There's panic once again in British Columbia over a rise in "birth tourism" in the province, as locals accuse Chinese mothers of delivering their babies on Canadian soil in order to get citizenship.
The issue routinely makes news in the western province every few months, and now a new petition, filed in Parliament, is calling on the Canadian government to stop granting citizenship to so-called "anchor babies" unless one of their parents holds Canadian citizenship.
But as more foreigners continue to flock to British Columbia to settle or invest in real estate — to the point where the government has imposed a new tax for homebuyers without Canadian citizenship — there has been increasing media coverage over whether some are taking advantage of the system so that their children can benefit from social programs.
The number of Chinese residents in Vancouver has grown to more than 18 percent over the last 20 years. With that increase came an influx of wealthy Chinese investors — which, in turn, came with endless speculation in the press about their motives and intentions.
However, immigration and citizenship experts say the issue of birth tourism is way overblown, and that it would do more harm than good to overhaul the way people become Canadians.
"Eliminating citizenship by birth on Canadian soil would be a hysterical response to a handful of cases that, in statistical terms, amount to a rounding error," reads a 2014 press release from the BC Civil Liberties Association (BCCLA), which has repeatedly tried to quash the notion that Canada's citizenship laws are being taken advantage of by throngs of non-Canadians.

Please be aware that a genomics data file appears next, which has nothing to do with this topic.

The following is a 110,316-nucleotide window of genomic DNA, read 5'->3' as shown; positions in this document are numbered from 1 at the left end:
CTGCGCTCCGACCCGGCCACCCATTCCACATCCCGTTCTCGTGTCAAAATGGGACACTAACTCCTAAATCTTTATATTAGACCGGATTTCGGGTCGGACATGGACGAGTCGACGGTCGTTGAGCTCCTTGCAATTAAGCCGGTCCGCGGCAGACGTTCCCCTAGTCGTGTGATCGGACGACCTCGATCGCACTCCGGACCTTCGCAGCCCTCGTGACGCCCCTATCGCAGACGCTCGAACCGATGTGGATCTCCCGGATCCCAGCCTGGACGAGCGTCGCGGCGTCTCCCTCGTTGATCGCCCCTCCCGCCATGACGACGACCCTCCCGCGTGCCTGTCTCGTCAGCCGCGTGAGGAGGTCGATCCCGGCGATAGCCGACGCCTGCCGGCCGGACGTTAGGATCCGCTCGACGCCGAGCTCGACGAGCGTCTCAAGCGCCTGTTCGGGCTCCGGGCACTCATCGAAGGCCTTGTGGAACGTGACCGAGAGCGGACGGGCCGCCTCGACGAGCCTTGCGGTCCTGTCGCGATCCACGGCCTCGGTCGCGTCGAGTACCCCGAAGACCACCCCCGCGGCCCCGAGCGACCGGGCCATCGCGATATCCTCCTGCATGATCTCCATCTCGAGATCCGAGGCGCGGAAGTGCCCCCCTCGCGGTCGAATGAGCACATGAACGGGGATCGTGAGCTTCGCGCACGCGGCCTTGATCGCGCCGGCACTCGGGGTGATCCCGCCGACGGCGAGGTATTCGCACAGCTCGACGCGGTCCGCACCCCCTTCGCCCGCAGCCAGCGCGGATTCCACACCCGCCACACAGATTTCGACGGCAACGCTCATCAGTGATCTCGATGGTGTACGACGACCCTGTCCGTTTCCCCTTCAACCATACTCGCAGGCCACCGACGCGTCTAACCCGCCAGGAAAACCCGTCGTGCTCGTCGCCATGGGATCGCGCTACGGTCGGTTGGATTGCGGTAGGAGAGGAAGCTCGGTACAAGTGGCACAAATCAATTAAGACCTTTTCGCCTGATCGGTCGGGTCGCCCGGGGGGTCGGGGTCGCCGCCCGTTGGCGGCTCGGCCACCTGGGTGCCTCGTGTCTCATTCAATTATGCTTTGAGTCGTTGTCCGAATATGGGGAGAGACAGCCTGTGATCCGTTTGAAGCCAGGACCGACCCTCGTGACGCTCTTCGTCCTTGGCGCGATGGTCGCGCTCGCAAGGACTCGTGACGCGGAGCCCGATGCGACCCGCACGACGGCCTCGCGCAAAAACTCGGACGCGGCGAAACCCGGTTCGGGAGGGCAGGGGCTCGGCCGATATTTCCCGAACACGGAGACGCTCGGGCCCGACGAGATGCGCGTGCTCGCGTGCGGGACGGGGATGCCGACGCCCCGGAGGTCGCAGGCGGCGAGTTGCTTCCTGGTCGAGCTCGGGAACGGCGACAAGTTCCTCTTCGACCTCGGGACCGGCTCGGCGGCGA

The problem of birth tourism across Canada is negligible at best, Josh Paterson, the executive director of BCCLA told VICE News by phone.
"The fact that someone giving birth here is a foreign national does not mean it's birth tourism. And there's very little evidence to show this is a problem requiring action," said Paterson. "Changing our laws would be far-reaching and far costlier than whatever costs are being incurred by people without citizenship having babies."
On Wednesday, the Vancouver Sun published a story about internal government documents that reveal investigators with the BC health ministry are aware of 26 private residences in the province where foreign pregnant women can stay before and after giving birth. According to the documents, these so-called "baby houses" offer hospitality services to women with temporary and permanent residency status.
The report also pointed to Chinese brokerage firms and databases that promote birth tourism in BC to Chinese nationals, including one agent in Shenzhen who hosts a website listing hospitals in the province with Mandarin-speaking doctors on site.
Postmedia reported earlier this year that 295 of the 1,938 babies born at the hospital in Richmond over the last year were born to Chinese mothers, a number that has increased significantly since 2011, although it's unclear how much it's gone up. Health authorities in Canada do not typically record the nationalities of patients. According to a news release from Citizenship and Immigration Canada in 2014, there were fewer than 500 reported cases of a child being born in Canada to parents who were neither a citizen or permanent resident.